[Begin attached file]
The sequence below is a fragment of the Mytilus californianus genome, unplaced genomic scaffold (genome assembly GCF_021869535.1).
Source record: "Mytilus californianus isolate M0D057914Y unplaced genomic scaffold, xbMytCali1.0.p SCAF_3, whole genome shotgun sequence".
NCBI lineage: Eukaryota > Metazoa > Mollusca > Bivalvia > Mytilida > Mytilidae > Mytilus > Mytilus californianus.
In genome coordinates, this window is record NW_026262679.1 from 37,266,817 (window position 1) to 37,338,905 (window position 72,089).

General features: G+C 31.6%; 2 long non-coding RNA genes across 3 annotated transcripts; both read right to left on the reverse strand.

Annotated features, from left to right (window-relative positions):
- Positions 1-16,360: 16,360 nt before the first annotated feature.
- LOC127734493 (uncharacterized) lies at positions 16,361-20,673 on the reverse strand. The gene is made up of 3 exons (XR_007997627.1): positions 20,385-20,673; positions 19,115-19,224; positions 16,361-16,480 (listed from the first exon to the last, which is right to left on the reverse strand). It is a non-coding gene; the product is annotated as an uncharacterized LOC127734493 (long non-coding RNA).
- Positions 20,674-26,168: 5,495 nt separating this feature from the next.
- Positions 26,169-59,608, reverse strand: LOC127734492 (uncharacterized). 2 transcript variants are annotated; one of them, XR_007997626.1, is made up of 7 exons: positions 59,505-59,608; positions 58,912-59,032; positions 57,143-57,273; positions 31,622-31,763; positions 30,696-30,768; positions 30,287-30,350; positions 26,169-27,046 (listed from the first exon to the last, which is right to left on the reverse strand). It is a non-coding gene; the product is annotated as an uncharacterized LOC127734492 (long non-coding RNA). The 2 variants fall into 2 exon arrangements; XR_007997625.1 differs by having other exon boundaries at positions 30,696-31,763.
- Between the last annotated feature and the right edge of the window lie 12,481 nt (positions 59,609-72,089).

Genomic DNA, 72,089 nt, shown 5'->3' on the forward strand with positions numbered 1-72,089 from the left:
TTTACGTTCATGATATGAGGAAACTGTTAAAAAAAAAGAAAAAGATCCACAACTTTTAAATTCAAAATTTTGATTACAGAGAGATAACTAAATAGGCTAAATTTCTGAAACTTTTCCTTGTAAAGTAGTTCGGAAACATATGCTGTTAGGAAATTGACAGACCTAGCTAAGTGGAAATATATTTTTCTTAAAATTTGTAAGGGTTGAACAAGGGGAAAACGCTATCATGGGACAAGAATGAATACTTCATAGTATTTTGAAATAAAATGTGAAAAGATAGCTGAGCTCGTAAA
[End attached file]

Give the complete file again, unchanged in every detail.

The sequence below is a fragment of the Mytilus californianus genome, unplaced genomic scaffold (genome assembly GCF_021869535.1).
Source record: "Mytilus californianus isolate M0D057914Y unplaced genomic scaffold, xbMytCali1.0.p SCAF_3, whole genome shotgun sequence".
NCBI lineage: Eukaryota > Metazoa > Mollusca > Bivalvia > Mytilida > Mytilidae > Mytilus > Mytilus californianus.
In genome coordinates, this window is record NW_026262679.1 from 37,266,817 (window position 1) to 37,338,905 (window position 72,089).

General features: G+C 31.6%; 2 long non-coding RNA genes across 3 annotated transcripts; both read right to left on the reverse strand.

Annotated features, from left to right (window-relative positions):
- Positions 1-16,360: 16,360 nt before the first annotated feature.
- LOC127734493 (uncharacterized) lies at positions 16,361-20,673 on the reverse strand. The gene is made up of 3 exons (XR_007997627.1): positions 20,385-20,673; positions 19,115-19,224; positions 16,361-16,480 (listed from the first exon to the last, which is right to left on the reverse strand). It is a non-coding gene; the product is annotated as an uncharacterized LOC127734493 (long non-coding RNA).
- Positions 20,674-26,168: 5,495 nt separating this feature from the next.
- Positions 26,169-59,608, reverse strand: LOC127734492 (uncharacterized). 2 transcript variants are annotated; one of them, XR_007997626.1, is made up of 7 exons: positions 59,505-59,608; positions 58,912-59,032; positions 57,143-57,273; positions 31,622-31,763; positions 30,696-30,768; positions 30,287-30,350; positions 26,169-27,046 (listed from the first exon to the last, which is right to left on the reverse strand). It is a non-coding gene; the product is annotated as an uncharacterized LOC127734492 (long non-coding RNA). The 2 variants fall into 2 exon arrangements; XR_007997625.1 differs by having other exon boundaries at positions 30,696-31,763.
- Between the last annotated feature and the right edge of the window lie 12,481 nt (positions 59,609-72,089).

Genomic DNA, 72,089 nt, shown 5'->3' on the forward strand with positions numbered 1-72,089 from the left:
TTTACGTTCATGATATGAGGAAACTGTTAAAAAAAAAGAAAAAGATCCACAACTTTTAAATTCAAAATTTTGATTACAGAGAGATAACTAAATAGGCTAAATTTCTGAAACTTTTCCTTGTAAAGTAGTTCGGAAACATATGCTGTTAGGAAATTGACAGACCTAGCTAAGTGGAAATATATTTTTCTTAAAATTTGTAAGGGTTGAACAAGGGGAAAACGCTATCATGGGACAAGAATGAATACTTCATAGTATTTTGAAATAAAATGTGAAAAGATAGCTGAGCTCGTAAA